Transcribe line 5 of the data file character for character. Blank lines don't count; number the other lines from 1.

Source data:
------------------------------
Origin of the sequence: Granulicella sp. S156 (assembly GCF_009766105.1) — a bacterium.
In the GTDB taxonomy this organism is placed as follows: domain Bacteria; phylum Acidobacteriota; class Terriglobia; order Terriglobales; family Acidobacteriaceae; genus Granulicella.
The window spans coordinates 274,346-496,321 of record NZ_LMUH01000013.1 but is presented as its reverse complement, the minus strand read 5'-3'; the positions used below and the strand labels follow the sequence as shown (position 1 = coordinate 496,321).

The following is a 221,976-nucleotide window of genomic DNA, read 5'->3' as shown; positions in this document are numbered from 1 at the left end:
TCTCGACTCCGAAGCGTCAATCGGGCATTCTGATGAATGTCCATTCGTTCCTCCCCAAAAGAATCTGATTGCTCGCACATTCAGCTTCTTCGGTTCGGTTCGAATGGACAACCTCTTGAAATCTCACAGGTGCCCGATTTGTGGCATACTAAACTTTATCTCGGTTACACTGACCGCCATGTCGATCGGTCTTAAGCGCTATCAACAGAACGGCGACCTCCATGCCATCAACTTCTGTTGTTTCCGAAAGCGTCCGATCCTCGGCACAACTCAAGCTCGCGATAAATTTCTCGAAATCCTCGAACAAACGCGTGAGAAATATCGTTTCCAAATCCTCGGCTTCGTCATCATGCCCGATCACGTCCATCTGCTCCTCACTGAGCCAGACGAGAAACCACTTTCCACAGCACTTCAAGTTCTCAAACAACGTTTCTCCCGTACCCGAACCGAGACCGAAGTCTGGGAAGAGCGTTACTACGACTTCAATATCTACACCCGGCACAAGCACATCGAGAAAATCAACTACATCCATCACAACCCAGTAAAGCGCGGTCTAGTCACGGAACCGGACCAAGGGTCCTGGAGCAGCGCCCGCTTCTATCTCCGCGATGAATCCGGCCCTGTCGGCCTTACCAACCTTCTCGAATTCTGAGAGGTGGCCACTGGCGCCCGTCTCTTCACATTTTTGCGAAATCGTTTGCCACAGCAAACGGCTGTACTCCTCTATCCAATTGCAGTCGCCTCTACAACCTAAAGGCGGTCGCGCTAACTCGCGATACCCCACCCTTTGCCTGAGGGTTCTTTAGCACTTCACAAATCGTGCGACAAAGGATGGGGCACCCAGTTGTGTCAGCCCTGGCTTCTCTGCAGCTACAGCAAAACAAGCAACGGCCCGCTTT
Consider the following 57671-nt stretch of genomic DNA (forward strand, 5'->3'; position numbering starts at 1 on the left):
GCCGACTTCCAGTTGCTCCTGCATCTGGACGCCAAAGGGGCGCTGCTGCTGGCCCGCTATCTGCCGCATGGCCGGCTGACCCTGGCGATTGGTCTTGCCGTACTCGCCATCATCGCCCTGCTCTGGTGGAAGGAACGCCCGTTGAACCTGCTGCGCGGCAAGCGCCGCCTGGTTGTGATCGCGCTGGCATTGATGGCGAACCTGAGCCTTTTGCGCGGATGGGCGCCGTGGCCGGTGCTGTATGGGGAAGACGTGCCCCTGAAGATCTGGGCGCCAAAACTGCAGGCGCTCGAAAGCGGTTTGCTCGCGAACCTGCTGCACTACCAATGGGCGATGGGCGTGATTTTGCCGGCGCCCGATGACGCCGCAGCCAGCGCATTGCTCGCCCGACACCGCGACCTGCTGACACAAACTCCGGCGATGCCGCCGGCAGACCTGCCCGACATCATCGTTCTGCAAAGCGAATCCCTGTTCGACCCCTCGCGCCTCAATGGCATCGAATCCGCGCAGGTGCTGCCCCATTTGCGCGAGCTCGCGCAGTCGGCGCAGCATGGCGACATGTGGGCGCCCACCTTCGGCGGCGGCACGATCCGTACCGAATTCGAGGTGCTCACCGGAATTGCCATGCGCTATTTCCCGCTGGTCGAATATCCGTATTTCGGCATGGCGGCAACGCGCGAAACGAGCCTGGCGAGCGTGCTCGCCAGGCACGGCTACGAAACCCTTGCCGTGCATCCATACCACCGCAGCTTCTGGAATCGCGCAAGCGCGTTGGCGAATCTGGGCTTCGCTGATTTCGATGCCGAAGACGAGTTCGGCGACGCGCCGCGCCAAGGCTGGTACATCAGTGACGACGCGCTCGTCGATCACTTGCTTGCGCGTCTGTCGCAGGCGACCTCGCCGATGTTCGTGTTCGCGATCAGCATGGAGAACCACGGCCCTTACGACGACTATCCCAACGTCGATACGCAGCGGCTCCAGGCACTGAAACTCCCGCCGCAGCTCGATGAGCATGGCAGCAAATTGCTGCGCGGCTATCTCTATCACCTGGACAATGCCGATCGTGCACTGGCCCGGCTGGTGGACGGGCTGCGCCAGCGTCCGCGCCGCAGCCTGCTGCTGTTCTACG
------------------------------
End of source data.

TCTCGACTCCGAAGCGTCAATCGGGCATTCTGATGAATGTCCATTCGTTCCTCCCCAAAAGAATCTGATTGCTCGCACATTCAGCTTCTTCGGTTCGGTTCGAATGGACAACCTCTTGAAATCTCACAGGTGCCCGATTTGTGGCATACTAAACTTTATCTCGGTTACACTGACCGCCATGTCGATCGGTCTTAAGCGCTATCAACAGAACGGCGACCTCCATGCCATCAACTTCTGTTGTTTCCGAAAGCGTCCGATCCTCGGCACAACTCAAGCTCGCGATAAATTTCTCGAAATCCTCGAACAAACGCGTGAGAAATATCGTTTCCAAATCCTCGGCTTCGTCATCATGCCCGATCACGTCCATCTGCTCCTCACTGAGCCAGACGAGAAACCACTTTCCACAGCACTTCAAGTTCTCAAACAACGTTTCTCCCGTACCCGAACCGAGACCGAAGTCTGGGAAGAGCGTTACTACGACTTCAATATCTACACCCGGCACAAGCACATCGAGAAAATCAACTACATCCATCACAACCCAGTAAAGCGCGGTCTAGTCACGGAACCGGACCAAGGGTCCTGGAGCAGCGCCCGCTTCTATCTCCGCGATGAATCCGGCCCTGTCGGCCTTACCAACCTTCTCGAATTCTGAGAGGTGGCCACTGGCGCCCGTCTCTTCACATTTTTGCGAAATCGTTTGCCACAGCAAACGGCTGTACTCCTCTATCCAATTGCAGTCGCCTCTACAACCTAAAGGCGGTCGCGCTAACTCGCGATACCCCACCCTTTGCCTGAGGGTTCTTTAGCACTTCACAAATCGTGCGACAAAGGATGGGGCACCCAGTTGTGTCAGCCCTGGCTTCTCTGCAGCTACAGCAAAACAAGCAACGGCCCGCTTT